- Urinary tract infections are much more common in women. 50% of women will suffer from a UTI in their lifetime.
- About 3% of 20 year old women have a UTI at any one time. This increase by 1% with each decade of life.
- UTI’s are pretty uncommon in men, except during the first year of life, and over the age of 60.
- UTI’s account for 1-2% of all patients in primary care.
- About 30% of catheterized patients have a UTI.
- In women, often the urinary tract is anatomically normal.
- In contrast, in men and children where UTI’s are much less common, then there often is an anatomical abnormality.
- Infection is most commonly due to the bacteria in the patient’s own bowel – and the most common route of transmission is up the urethra, although it can get there through blood, lymphatics or a fistula.
- A UTI infection can affect any part of the urinary tract. The most common place is in the bladder. Site of infection are classified as follows:
- Bladder – cystitis
- Prostate – prostatitis – this is the most common site of presentation in the male.
- Renal pelvis – Pyelonephritis
- UTI’s are more common in sufferers of diabetes.
- E. coli is the major cause of UTI’s – it is responsible for >70% of cases in the community, and >41% of cases in hospital.
Symptom severity is determined by the type of bacterial infection, however, tissue damage is due to the level of inflammation and injury caused by the hosts own immune system.
Virulence –this is dependent upon certain characteristics of the infecting organism.to be successful in causing an infection, bacteria should have:
- Flagellae – for motility
- Aerobactin – for acquiring iron in an iron poor environment
- Adhesions – these are the most important as they enable the bacteria to adhere to the epithelial cells of the urinary tract. There are two main types of E. Coli, one with adhesion molecules better suited to the bladder, and the other with adhesion molecules more suited to the renal pelvis.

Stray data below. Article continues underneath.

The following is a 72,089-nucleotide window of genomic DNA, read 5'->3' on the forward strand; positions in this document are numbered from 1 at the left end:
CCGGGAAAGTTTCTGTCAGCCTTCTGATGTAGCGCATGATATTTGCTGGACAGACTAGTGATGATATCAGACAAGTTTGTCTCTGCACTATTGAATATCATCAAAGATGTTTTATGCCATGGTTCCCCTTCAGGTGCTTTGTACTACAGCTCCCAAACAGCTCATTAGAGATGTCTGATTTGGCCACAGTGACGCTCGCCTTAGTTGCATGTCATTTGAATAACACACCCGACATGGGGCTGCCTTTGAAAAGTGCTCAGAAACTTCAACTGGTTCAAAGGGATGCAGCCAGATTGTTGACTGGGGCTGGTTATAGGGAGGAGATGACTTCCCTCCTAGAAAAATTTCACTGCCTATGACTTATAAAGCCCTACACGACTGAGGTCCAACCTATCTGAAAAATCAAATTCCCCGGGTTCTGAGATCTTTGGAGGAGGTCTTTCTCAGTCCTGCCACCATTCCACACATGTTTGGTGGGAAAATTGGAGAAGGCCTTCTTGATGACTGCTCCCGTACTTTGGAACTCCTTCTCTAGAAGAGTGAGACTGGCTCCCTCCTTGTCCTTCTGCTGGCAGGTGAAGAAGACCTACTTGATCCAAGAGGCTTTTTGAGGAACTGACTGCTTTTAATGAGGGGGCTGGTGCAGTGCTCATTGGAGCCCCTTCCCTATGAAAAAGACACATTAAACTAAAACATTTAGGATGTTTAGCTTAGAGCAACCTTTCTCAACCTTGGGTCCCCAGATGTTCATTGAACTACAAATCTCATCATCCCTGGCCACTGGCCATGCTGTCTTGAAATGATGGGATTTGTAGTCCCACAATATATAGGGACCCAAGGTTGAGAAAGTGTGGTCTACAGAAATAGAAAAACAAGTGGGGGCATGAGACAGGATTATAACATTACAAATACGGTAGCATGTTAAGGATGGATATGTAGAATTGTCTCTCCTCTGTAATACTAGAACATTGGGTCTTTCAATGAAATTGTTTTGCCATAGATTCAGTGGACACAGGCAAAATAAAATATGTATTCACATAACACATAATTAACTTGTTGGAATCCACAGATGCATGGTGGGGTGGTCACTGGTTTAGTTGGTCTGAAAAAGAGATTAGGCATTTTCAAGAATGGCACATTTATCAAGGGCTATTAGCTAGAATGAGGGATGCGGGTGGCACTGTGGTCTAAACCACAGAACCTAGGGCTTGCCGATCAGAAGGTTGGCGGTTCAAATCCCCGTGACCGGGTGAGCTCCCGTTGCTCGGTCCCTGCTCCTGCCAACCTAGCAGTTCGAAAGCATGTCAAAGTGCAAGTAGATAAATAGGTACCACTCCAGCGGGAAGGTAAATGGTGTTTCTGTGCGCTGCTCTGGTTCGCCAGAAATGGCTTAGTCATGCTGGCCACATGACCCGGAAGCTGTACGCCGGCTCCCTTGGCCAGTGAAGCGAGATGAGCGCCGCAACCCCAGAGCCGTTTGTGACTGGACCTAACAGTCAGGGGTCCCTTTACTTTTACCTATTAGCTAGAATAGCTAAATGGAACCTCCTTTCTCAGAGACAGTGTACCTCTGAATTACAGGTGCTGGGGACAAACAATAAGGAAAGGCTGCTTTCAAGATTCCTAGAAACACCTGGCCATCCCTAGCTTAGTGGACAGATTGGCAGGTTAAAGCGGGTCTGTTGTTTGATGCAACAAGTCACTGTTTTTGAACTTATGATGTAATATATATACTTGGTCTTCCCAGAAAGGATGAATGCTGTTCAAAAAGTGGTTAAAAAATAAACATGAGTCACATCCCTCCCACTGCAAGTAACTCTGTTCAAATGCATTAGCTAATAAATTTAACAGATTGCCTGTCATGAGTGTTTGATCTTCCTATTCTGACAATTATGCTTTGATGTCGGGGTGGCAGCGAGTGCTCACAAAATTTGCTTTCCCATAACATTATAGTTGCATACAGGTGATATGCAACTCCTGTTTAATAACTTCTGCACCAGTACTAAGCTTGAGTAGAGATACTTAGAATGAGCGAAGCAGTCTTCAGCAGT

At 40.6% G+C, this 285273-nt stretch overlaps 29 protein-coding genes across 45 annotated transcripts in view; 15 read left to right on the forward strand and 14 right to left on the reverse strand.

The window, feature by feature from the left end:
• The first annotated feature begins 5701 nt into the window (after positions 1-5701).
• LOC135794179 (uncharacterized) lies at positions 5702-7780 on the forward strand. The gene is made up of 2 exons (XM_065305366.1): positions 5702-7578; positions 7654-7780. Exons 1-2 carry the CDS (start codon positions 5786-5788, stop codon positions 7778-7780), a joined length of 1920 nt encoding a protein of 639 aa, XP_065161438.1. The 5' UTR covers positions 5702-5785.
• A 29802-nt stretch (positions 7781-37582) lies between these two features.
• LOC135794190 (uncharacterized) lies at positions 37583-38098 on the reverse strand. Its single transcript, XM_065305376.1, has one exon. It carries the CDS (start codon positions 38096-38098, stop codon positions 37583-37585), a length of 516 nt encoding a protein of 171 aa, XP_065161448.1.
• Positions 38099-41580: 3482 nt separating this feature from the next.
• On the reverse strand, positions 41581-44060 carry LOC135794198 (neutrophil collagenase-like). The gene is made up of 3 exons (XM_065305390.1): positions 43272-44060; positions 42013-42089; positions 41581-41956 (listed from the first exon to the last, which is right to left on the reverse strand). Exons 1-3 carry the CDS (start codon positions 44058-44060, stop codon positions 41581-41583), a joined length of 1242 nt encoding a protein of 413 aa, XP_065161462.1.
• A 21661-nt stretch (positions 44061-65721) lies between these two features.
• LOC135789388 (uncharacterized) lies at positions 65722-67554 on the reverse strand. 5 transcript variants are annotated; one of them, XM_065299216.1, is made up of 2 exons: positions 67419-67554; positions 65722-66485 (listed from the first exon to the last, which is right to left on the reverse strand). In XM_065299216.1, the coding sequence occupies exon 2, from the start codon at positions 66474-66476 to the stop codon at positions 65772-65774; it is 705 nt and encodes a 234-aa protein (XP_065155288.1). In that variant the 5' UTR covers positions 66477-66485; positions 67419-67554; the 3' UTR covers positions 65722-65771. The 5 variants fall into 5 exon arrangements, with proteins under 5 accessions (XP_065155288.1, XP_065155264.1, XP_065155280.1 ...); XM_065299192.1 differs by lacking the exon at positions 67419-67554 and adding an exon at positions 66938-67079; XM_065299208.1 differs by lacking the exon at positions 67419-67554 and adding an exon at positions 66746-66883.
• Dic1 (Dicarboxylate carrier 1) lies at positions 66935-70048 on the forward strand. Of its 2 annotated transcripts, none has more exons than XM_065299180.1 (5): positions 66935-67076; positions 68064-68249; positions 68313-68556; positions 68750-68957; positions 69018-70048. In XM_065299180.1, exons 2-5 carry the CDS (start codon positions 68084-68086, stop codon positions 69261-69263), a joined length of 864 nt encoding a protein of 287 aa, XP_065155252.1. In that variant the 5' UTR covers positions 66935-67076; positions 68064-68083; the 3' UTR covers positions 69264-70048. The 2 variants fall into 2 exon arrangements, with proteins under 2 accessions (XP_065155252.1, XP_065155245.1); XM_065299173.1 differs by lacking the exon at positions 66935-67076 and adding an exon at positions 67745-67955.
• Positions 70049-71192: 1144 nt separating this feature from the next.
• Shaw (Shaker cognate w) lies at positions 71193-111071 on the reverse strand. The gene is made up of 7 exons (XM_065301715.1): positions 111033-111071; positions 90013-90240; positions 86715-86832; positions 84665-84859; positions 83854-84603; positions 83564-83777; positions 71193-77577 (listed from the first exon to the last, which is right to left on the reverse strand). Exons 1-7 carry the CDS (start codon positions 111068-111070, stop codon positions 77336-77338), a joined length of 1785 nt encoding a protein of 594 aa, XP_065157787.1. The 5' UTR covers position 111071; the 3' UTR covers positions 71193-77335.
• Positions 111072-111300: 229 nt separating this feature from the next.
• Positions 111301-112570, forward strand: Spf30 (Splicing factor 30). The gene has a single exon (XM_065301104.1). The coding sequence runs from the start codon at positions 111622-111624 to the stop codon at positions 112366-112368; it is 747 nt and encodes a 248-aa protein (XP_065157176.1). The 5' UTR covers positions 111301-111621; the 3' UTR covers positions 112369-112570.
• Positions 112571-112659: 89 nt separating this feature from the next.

Other implicated factors
- Urine pH and osmolality – the greater the osmolality, the less likely the bacteria are to survive. If the pH is particularly high or particularly low then this is also likely to reduce bacterial survival.
- Commensal organisms – other bacteria are actually involved in normal host defence – they prevent E. Coli from overgrowing. these other bacteria can be killed by spermicidal gel or disruption by antibiotics, and as such, these agents are often advised against.
- Urine flow / micturition – these wash out bacteria, and thus urine stasis promotes UT infection.
- 90% of UTI’s are isolated events, only 10% are part of a patients recurring infection pathology. Of those with recurring infection, 20% will relapse (this is where the same infection occurs within less than 7 days after treatment), whilst 80% will become re-infected (this is where there is a period of 14 days or more without infection, and then the patient may be infected again, with the same or a different organism – re-infection involves a separate infection, relapse is the same infection that just hasn’t cleared up.)
- Uncomplicated UTI – this is a UTI where the anatomy of the urinary tract is normal, and renal imaging will be normal. There will be no underlying condition contributing to infection. This is unlikely to result in serious kidney damage.
- Complicated UTI – this will occur in urinary tracts with stones, and also in diabetes (as a result of the kidney damage caused by diabetes). The recurrent infections can themselves contribute to stone formation. The combination of recurrent infection and urinary tract obstruction can result in sever and rapid kidney damage. In these conditions there is a risk of Gram-negative septicaemia.